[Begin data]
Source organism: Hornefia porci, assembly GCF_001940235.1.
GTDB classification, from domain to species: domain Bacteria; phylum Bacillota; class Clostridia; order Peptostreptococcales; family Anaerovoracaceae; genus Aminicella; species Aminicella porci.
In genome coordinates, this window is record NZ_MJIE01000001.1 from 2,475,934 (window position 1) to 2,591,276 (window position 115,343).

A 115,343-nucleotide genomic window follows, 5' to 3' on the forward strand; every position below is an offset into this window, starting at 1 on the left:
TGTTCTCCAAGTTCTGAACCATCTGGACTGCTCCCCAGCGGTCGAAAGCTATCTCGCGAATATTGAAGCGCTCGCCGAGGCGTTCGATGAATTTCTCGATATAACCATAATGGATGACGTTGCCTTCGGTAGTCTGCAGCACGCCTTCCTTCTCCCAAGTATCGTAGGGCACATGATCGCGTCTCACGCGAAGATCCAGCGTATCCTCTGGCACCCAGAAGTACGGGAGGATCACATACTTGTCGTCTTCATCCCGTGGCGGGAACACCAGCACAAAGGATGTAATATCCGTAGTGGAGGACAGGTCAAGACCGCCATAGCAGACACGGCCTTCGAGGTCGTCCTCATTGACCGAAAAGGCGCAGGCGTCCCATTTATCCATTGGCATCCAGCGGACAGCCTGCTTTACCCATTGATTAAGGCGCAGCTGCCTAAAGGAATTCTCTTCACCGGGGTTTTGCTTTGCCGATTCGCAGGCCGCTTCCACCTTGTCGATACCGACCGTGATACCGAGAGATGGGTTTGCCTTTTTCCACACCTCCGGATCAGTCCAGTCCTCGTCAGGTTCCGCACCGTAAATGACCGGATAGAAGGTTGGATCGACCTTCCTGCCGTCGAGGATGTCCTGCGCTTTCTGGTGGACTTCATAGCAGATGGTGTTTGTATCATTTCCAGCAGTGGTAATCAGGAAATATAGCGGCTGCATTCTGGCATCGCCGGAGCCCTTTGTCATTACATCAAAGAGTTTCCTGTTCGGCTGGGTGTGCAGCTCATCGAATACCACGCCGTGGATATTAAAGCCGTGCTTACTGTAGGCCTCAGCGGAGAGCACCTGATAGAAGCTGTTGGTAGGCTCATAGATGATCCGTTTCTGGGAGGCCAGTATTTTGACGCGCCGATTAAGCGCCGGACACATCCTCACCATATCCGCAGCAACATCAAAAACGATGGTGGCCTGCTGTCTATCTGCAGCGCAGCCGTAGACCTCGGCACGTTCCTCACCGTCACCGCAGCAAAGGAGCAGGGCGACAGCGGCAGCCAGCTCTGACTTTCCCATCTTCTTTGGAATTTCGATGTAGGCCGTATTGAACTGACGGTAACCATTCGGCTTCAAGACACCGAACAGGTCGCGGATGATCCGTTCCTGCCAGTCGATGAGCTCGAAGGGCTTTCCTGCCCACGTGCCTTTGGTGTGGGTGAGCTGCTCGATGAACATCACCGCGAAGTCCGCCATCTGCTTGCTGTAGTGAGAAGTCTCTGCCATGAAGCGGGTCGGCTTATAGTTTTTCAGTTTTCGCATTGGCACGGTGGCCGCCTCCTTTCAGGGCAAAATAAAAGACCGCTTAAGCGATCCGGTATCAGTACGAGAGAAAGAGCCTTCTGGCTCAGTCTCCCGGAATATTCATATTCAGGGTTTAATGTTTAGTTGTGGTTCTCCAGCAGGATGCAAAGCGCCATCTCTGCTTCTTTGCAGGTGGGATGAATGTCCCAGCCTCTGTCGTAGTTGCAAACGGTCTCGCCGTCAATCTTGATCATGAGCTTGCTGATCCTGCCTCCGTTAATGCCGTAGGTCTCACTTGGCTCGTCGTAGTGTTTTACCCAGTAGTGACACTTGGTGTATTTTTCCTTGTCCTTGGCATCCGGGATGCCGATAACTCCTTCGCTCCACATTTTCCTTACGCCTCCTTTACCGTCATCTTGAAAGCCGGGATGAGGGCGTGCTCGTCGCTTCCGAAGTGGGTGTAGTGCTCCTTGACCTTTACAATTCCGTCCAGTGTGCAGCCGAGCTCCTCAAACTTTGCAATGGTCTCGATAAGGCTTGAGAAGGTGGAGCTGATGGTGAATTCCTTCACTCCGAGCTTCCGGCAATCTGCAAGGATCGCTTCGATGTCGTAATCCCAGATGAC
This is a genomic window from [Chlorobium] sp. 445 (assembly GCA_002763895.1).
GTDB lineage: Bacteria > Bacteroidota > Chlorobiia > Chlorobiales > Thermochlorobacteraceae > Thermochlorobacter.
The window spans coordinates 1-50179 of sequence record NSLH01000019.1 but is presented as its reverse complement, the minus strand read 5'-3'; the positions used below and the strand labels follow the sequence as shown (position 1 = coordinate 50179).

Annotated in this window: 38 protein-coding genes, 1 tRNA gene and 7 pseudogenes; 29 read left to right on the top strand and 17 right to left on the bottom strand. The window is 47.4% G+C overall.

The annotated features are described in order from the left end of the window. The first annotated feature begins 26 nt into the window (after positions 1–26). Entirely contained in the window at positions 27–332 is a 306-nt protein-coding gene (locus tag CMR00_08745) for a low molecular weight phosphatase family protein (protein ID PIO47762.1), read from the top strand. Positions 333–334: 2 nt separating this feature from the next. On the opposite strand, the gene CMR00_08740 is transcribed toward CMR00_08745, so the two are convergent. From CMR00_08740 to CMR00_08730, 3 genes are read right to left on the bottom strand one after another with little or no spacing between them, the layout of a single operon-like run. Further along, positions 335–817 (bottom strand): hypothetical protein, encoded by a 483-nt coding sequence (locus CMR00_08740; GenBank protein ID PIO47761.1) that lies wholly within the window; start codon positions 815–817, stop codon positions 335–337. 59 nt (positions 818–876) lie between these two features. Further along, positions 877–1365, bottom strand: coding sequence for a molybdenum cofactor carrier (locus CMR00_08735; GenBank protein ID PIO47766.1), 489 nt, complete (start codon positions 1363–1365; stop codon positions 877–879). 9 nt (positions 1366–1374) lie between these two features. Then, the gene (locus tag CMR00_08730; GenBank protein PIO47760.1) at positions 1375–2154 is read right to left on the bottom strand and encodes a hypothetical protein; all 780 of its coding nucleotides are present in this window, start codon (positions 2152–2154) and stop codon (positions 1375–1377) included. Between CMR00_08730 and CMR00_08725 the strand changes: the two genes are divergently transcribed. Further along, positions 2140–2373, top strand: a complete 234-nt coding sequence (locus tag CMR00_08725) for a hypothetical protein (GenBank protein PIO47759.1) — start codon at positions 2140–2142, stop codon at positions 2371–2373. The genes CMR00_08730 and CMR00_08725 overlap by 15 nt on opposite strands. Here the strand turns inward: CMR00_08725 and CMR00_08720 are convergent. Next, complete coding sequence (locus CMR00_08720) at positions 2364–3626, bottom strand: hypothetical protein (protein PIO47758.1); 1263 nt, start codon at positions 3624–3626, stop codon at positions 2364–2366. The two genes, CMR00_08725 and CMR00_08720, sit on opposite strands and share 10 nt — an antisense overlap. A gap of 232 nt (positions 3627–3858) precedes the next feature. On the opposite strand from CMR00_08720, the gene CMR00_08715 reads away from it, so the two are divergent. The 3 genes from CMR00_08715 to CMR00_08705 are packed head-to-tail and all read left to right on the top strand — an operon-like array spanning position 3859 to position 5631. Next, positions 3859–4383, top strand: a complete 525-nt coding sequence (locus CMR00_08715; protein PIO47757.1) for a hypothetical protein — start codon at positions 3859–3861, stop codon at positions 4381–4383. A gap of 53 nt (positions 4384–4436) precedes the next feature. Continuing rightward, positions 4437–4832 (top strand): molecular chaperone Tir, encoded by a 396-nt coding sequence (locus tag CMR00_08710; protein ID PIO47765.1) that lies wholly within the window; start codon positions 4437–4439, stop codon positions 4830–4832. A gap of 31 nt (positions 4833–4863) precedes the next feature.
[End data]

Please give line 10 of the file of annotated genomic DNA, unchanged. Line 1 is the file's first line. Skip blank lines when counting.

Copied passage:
The annotated features are described in order from the left end of the window. The first annotated feature begins 26 nt into the window (after positions 1–26). Entirely contained in the window at positions 27–332 is a 306-nt protein-coding gene (locus tag CMR00_08745) for a low molecular weight phosphatase family protein (protein ID PIO47762.1), read from the top strand. Positions 333–334: 2 nt separating this feature from the next. On the opposite strand, the gene CMR00_08740 is transcribed toward CMR00_08745, so the two are convergent. From CMR00_08740 to CMR00_08730, 3 genes are read right to left on the bottom strand one after another with little or no spacing between them, the layout of a single operon-like run. Further along, positions 335–817 (bottom strand): hypothetical protein, encoded by a 483-nt coding sequence (locus CMR00_08740; GenBank protein ID PIO47761.1) that lies wholly within the window; start codon positions 815–817, stop codon positions 335–337. 59 nt (positions 818–876) lie between these two features. Further along, positions 877–1365, bottom strand: coding sequence for a molybdenum cofactor carrier (locus CMR00_08735; GenBank protein ID PIO47766.1), 489 nt, complete (start codon positions 1363–1365; stop codon positions 877–879). 9 nt (positions 1366–1374) lie between these two features. Then, the gene (locus tag CMR00_08730; GenBank protein PIO47760.1) at positions 1375–2154 is read right to left on the bottom strand and encodes a hypothetical protein; all 780 of its coding nucleotides are present in this window, start codon (positions 2152–2154) and stop codon (positions 1375–1377) included. Between CMR00_08730 and CMR00_08725 the strand changes: the two genes are divergently transcribed. Further along, positions 2140–2373, top strand: a complete 234-nt coding sequence (locus tag CMR00_08725) for a hypothetical protein (GenBank protein PIO47759.1) — start codon at positions 2140–2142, stop codon at positions 2371–2373. The genes CMR00_08730 and CMR00_08725 overlap by 15 nt on opposite strands. Here the strand turns inward: CMR00_08725 and CMR00_08720 are convergent. Next, complete coding sequence (locus CMR00_08720) at positions 2364–3626, bottom strand: hypothetical protein (protein PIO47758.1); 1263 nt, start codon at positions 3624–3626, stop codon at positions 2364–2366. The two genes, CMR00_08725 and CMR00_08720, sit on opposite strands and share 10 nt — an antisense overlap. A gap of 232 nt (positions 3627–3858) precedes the next feature. On the opposite strand from CMR00_08720, the gene CMR00_08715 reads away from it, so the two are divergent. The 3 genes from CMR00_08715 to CMR00_08705 are packed head-to-tail and all read left to right on the top strand — an operon-like array spanning position 3859 to position 5631. Next, positions 3859–4383, top strand: a complete 525-nt coding sequence (locus CMR00_08715; protein PIO47757.1) for a hypothetical protein — start codon at positions 3859–3861, stop codon at positions 4381–4383. A gap of 53 nt (positions 4384–4436) precedes the next feature. Continuing rightward, positions 4437–4832 (top strand): molecular chaperone Tir, encoded by a 396-nt coding sequence (locus tag CMR00_08710; protein ID PIO47765.1) that lies wholly within the window; start codon positions 4437–4439, stop codon positions 4830–4832. A gap of 31 nt (positions 4833–4863) precedes the next feature.